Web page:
Chitosan (1-4, 2-amino-2-deoxy-b-D-glucan) is a deacetylated by-product of chitin (1-4, 2-acetamido-2-deoxy-b-D-glucan), is a linear form of polysaccharide compound usually present in the outer walls of some fungal cells, plankton and exoskeletons of arthropods. In a fascinating application, Kawai et al. analyzed the capacity of a chitosan powder coated on a non-woven polyester framework for bone binding of ligament implants [18]. The authors disseminated a commercially available chitin/ chitosan powder [19] on the surface of the fabric to a thickness per area of 0.08 mg/[cm.sup.2]. Chitosan has been appeared to quicken wound mending, biodegradable, osteoconductive and biocompatible. These attributes are generally because of its physical and compound homology to hyaluronic acid and different proteoglycans found in extracellular lattices. In view of these properties, chitosan has been examined as a covering for implant materials to advance osseointegration [20]. The coating of chitosan surface of the implantable device is succeeded by means of chemical reactions and electrodeposition systems and by different strategies, for example, submerged coating and layer by layer get together. Chitosan a biopolymer with biocompatibility, has received importance as a potential coating material in the production of dental and orthopedic implants due to its osteotissue generation, wound healing, biodegradable properties and flexibility in making process and modification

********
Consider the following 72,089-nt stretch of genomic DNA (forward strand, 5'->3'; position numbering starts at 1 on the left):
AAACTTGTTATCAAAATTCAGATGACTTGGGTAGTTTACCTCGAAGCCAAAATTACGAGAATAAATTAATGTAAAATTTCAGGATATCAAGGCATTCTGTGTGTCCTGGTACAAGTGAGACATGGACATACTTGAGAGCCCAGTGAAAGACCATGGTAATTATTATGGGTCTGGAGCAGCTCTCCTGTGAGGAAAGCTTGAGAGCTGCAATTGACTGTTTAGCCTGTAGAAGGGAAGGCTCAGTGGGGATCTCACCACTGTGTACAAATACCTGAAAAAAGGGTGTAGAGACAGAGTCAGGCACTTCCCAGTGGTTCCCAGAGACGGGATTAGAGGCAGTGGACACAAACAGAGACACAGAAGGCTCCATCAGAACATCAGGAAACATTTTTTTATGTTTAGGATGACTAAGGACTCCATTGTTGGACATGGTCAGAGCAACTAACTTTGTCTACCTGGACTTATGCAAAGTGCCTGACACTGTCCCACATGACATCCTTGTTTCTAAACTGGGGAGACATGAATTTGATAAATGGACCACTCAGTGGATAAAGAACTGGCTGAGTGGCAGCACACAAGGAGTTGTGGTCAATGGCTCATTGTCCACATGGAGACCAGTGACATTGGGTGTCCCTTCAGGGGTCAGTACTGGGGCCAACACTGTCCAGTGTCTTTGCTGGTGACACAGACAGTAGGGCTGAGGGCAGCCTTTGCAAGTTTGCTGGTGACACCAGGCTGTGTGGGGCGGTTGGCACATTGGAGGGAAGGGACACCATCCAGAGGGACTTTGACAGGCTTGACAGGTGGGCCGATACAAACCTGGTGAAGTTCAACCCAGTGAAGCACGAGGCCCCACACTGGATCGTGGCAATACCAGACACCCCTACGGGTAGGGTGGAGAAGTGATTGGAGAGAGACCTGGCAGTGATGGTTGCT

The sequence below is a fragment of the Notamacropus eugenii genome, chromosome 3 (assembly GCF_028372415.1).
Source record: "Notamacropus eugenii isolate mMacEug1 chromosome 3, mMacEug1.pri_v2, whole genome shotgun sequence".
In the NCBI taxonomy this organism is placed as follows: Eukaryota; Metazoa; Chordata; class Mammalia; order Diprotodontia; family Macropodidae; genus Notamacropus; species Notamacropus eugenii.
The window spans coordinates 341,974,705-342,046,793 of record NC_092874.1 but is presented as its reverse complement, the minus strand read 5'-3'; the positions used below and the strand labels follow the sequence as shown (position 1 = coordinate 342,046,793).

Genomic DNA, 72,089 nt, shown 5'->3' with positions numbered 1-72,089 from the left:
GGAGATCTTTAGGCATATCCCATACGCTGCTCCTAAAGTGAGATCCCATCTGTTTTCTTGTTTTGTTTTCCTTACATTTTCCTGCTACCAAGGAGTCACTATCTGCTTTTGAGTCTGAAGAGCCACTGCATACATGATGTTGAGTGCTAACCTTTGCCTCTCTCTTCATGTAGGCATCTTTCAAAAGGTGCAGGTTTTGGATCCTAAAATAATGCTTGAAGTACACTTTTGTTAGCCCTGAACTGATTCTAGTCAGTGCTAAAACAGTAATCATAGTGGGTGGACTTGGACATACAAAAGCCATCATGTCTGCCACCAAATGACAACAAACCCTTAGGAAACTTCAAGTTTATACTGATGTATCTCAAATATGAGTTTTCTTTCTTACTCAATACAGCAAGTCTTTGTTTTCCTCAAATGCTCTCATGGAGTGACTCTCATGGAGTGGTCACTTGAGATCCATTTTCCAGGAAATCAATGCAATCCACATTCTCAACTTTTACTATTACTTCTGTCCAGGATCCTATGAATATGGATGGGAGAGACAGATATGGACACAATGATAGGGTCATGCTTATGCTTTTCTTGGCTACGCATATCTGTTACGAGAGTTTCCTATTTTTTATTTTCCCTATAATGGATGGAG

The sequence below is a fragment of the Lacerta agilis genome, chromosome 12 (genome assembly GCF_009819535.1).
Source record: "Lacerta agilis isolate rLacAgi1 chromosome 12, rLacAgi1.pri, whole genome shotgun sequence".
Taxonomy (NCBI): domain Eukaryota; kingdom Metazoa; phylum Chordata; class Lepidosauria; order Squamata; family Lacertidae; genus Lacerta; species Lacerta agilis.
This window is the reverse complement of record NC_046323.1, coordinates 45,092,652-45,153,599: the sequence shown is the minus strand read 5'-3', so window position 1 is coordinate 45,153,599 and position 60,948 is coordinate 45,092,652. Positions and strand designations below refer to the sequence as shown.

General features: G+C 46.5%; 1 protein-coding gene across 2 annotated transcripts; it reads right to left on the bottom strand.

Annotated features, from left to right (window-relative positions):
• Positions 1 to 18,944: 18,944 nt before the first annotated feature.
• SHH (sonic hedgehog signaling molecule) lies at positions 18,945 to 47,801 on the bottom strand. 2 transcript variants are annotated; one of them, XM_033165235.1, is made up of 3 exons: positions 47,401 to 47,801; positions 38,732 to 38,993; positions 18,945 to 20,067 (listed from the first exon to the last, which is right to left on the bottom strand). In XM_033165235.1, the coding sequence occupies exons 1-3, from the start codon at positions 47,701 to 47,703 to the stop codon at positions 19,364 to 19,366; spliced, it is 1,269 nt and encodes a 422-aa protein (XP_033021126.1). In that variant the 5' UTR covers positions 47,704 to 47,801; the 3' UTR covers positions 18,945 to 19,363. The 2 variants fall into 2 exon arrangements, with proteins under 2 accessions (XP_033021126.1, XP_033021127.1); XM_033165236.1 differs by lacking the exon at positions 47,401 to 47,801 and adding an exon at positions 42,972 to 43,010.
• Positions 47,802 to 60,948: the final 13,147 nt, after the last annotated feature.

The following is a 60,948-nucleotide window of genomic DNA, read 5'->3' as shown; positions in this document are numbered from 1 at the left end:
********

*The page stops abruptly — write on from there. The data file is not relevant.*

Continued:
[21].

Metal Based Nanobiomaterial

Metallic materials have become an important role in orthopedic surgery, the main reason behind its role is most of the part used in orthopedic surgery are made of metallic materials only, which includes permanent implant devices (e.g. whole joint substitutions) and temporary implants (e.g. bone fixtures, bolts and nuts) [22]. Simultaneously, metals as well got usage in dentistry and orthopedics, as fillers in tooth and roots. Notwithstanding an extensive count of metals and their alloys ready to be manufactured commercially, just a very less number of alloys are biocompatible and prepared to do long haul accomplishment as an implantable material. These materials can be classified as Co-based amalgams, SS, Ti-based compounds and varied other alloys (e.g. Mg Ta and Ni Ti alloys) [23]. The use of silver metal is increasing around the world. The mechanical properties of metallic biomaterials were discussed in the Table 2.